1. The implementation process at 9 months (T1; n = 622) and 15 months (T2; n = 613) after start of the implementation of the program at the hospital. At the university, the questionnaire was distributed 6 months (T1; n = 504) and 12 months (T2; n = 489) after start of the implementation of the program. The process questionnaire addressed awareness and satisfaction levels with the implemented interventions and the recruitment methods. The employees were asked to state in the questionnaire whether they were willing to participate in an additional semistructured interview to supplement the results.
    2. The effectiveness of the implemented interventions at baseline (T0) and 12- or 15-month follow-up (T2) at the university and hospital, respectively, in the employees in the intervention group (hospital T0 n = 662, T2 n = 663; university T0 n = 546, T2 n = 489) and control group (hospital T0 n = 501, T2 n = 462; university T0 n = 484, T2 n = 327). Self-reported physical activity levels, food intake, smoking status, alcohol use, and vitality were assessed.
  2. Semistructured interviews with a random convenience sample of employees at T1 (hospital n = 7; university n = 10) and at T2 (hospital n = 7; university n = 5). In addition, most project group members were interviewed at baseline (hospital n = 8; university n = 8), at T1 (hospital n = 6; university n = 11), and at T2 (hospital n = 3; university n = 7). The interviews were designed to address all nine process components listed earlier relating to the quality and extent of implementation of the interventions. At 18-month follow-up, the project leaders of both organizations were contacted by telephone to assess program maintenance. The principal investigator (D.W.) conducted all interviews during a face-to-face or telephone meeting at a time and location convenient for the participants. Before the start of the interview, all participants were informed about the purpose of the study and provided with reassurance about confidentiality, and all participants granted oral permission. All participants were selected by convenience sampling and were invited by e-mail to participate in the interviews. Interviews with employees lasted an average of 24 minutes (range, 8 to 45 minutes) and those with project members lasted 28 minutes on average (range, 10 to 56 minutes).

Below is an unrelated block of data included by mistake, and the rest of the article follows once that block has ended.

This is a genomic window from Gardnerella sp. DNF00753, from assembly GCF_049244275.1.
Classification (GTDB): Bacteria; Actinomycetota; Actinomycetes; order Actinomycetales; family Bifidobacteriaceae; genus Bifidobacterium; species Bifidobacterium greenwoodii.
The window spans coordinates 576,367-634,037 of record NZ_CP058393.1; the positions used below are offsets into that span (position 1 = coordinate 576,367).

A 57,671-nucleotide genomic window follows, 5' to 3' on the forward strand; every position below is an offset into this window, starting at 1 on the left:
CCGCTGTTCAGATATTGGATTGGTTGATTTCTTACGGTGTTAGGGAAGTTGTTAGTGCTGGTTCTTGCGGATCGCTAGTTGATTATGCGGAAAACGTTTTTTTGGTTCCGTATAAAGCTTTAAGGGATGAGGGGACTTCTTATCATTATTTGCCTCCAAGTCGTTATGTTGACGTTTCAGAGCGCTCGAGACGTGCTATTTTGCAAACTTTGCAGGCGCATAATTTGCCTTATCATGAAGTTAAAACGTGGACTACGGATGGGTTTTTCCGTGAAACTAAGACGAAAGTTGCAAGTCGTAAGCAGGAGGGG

3. On-site monitoring: Throughout the study period, an embedded researcher (D.W.) continuously monitored the implementation process by documenting relevant e-mail communications, minutes of project meetings, and observations in predefined spread sheets that were based on the conceptual framework developed before the commencement of the study to:
    1. further understand the context in which the project was implemented;
    2. learn about issues that project members were unaware of or that they were unwilling or unable to discuss candidly in the semistructured interviews; and
    3. assess whether or not the project or aspects of the project were delivered and operated as planned.
Back to Top | Article Outline

Effectiveness of BRAVO@Work